Her request was reasonable, and they found nothing sensible to protest against it. Biting their lip, they reluctantly nodded and stepped aside, casting each other one last cold glance before striding into their rooms with an arrogant air to it. Hermione sighed, slightly exasperated. She looked up to Ariise, who stood there, examining the sculpture in the hallway.

"Do you remember how you came? Do you remember what happened for you to arrive here?" Hermione asked hesitantly.

Ariise considered the thought before replying, "No, I don't. Fate works its magic in special ways." With that, the subject was closed and Ariise departed into her own room, disappearing as the door closed behind her.

Looking around, she found there was nothing to do, and she was, in all truth, rather tired herself. She bid herself a good night as she quickly showered and changed. As she brushed her teeth, she watched her reflection in the mirror. Here she was, one of her arch enemy's four possible brides, looking at herself, via through his mirror. It seemed impossible, unreal. She wished it had never happened. She didn't even understand it--no one had bothered to ever tell her anything.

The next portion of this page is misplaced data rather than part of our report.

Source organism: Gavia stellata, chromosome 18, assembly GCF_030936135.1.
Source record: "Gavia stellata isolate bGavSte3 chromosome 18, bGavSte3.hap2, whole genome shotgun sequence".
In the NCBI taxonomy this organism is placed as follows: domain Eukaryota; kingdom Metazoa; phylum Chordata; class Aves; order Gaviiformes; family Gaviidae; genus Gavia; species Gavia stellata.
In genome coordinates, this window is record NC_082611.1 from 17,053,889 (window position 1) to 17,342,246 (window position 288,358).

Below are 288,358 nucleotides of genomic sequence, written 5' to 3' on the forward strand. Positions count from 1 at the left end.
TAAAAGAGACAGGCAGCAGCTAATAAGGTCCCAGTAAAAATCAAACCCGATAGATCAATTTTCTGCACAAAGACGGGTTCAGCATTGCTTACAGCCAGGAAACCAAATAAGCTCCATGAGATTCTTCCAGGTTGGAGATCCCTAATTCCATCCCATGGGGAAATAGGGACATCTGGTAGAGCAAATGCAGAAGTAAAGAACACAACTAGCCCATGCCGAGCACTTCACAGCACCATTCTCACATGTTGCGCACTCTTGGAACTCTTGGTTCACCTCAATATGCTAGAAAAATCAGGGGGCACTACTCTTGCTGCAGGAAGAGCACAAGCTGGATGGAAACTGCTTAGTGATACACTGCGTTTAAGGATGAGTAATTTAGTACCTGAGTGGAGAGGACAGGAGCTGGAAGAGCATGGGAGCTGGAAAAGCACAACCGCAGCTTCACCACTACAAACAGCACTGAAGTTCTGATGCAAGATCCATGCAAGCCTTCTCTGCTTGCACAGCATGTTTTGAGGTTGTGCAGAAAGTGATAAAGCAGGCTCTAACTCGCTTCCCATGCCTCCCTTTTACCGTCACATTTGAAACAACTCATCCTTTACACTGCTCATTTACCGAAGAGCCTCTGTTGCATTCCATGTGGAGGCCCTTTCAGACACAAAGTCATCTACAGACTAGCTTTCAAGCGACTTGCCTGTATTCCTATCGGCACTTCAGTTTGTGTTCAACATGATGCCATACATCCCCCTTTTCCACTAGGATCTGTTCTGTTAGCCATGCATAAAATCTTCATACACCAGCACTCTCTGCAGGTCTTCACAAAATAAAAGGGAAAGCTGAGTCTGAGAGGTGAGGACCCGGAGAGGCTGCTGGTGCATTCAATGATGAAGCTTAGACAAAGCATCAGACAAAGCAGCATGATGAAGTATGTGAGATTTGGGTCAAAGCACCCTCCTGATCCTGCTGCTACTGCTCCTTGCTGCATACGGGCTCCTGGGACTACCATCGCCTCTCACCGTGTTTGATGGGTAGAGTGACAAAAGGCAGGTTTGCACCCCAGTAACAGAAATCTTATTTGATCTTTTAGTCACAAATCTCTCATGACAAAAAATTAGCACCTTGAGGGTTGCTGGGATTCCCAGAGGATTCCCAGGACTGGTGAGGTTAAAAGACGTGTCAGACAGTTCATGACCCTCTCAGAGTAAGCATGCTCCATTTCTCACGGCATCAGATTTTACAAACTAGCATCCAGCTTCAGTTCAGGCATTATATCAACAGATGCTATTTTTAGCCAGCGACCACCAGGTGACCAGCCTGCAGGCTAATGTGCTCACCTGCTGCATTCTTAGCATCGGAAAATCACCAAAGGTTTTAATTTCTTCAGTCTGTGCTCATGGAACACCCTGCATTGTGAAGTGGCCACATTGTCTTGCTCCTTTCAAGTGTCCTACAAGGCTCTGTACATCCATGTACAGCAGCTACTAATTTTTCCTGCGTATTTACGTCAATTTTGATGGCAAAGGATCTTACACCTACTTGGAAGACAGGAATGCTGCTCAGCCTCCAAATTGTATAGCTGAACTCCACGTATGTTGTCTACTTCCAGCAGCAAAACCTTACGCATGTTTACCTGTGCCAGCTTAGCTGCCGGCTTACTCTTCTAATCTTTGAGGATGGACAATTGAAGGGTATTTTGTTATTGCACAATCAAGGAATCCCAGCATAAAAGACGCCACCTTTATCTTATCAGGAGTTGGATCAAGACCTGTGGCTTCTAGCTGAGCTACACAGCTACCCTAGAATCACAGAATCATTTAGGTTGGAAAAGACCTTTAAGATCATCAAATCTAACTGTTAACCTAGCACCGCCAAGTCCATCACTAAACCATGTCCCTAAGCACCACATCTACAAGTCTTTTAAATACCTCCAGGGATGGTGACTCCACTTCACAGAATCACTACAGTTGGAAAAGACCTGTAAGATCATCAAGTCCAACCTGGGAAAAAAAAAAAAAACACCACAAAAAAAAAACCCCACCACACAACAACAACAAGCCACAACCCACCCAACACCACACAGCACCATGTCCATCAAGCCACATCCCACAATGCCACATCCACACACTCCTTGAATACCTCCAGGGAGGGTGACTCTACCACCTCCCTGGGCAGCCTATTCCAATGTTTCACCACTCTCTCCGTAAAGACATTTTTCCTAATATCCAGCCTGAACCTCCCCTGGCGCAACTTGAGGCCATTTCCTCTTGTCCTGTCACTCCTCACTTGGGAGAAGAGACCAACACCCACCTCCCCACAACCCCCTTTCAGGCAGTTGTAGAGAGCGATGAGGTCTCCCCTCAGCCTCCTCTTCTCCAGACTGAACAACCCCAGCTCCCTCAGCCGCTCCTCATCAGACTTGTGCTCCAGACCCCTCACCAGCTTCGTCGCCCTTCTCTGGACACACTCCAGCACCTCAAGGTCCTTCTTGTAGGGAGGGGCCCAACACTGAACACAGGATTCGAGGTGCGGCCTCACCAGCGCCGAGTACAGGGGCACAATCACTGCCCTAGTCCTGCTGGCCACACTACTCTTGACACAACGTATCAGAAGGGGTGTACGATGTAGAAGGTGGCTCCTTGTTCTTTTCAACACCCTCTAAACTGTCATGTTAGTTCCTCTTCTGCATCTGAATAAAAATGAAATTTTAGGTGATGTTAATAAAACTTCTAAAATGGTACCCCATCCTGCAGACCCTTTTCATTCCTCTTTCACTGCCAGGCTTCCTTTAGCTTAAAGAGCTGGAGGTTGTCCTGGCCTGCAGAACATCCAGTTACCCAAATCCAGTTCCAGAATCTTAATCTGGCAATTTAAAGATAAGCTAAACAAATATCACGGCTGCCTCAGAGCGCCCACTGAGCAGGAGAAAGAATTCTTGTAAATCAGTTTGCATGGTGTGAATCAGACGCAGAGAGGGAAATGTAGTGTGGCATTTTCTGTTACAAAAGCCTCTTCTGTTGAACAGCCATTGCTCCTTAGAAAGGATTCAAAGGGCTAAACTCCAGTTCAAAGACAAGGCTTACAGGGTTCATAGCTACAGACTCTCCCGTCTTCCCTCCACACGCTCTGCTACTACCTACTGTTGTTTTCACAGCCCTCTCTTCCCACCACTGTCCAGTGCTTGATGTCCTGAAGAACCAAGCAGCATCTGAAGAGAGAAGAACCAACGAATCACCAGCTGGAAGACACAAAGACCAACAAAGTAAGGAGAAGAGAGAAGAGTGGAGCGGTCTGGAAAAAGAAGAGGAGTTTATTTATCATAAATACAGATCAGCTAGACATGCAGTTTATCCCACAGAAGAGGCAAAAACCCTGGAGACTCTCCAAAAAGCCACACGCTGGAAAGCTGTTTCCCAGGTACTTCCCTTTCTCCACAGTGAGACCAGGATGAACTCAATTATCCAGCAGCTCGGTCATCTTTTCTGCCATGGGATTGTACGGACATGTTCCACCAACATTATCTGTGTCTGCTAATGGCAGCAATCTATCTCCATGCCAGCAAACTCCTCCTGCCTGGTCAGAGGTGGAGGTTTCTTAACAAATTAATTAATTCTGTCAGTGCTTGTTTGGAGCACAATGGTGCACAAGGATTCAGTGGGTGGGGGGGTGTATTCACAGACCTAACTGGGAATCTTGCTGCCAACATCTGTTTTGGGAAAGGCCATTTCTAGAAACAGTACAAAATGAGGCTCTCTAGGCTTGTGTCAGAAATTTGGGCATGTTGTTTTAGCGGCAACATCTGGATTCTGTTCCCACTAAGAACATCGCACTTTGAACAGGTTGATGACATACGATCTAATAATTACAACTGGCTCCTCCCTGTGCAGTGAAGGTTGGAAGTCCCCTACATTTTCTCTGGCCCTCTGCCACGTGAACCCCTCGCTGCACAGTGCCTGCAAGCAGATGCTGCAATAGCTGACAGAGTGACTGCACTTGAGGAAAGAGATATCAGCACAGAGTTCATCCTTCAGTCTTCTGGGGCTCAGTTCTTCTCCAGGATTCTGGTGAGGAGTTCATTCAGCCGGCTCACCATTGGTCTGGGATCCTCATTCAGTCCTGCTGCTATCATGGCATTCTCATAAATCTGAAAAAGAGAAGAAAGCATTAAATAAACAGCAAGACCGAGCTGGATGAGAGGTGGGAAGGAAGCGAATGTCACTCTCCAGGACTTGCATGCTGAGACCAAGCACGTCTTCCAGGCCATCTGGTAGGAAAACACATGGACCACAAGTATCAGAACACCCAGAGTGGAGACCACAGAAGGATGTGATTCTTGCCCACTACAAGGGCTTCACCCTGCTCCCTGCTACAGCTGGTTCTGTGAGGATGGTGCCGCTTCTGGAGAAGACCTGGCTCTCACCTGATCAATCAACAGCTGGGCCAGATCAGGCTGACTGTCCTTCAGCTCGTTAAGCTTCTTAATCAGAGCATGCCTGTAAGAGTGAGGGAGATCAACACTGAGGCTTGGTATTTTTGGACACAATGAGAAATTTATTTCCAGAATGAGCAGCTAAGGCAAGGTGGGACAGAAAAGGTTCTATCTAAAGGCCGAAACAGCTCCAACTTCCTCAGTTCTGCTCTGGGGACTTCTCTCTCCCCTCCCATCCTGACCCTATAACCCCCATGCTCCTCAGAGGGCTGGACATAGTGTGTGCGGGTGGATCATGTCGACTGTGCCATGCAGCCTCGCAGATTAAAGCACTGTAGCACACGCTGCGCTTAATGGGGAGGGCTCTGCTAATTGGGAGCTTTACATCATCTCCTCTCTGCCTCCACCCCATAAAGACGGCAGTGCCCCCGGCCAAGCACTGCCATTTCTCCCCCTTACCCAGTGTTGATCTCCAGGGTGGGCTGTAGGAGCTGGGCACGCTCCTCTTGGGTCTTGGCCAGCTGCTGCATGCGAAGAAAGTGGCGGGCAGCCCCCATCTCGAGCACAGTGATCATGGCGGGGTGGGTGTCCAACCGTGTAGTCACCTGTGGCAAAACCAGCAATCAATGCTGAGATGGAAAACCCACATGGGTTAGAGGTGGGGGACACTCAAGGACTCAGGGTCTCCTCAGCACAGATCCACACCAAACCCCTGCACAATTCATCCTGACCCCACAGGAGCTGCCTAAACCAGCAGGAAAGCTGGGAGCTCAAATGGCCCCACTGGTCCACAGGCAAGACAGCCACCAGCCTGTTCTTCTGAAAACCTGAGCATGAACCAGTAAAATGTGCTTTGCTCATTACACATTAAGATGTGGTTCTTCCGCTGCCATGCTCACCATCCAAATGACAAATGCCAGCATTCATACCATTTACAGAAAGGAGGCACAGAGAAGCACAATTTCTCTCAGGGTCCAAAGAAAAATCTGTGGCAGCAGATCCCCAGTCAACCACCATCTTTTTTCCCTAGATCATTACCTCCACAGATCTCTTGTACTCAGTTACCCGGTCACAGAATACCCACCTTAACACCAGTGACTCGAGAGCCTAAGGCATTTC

And oh, how she hated being kept in the dark, being kept ignorant! She was not the brightest witch in her age for nothing!

She climbed into her bed, though she was no longer tired. She had asked herself too many questions and she was anxious to find their answer. She felt once more like the eleven-year-old school girl she once was, raising her hand as high as she could every time that a professor had asked a question, with an eager, unsettling desire to answer.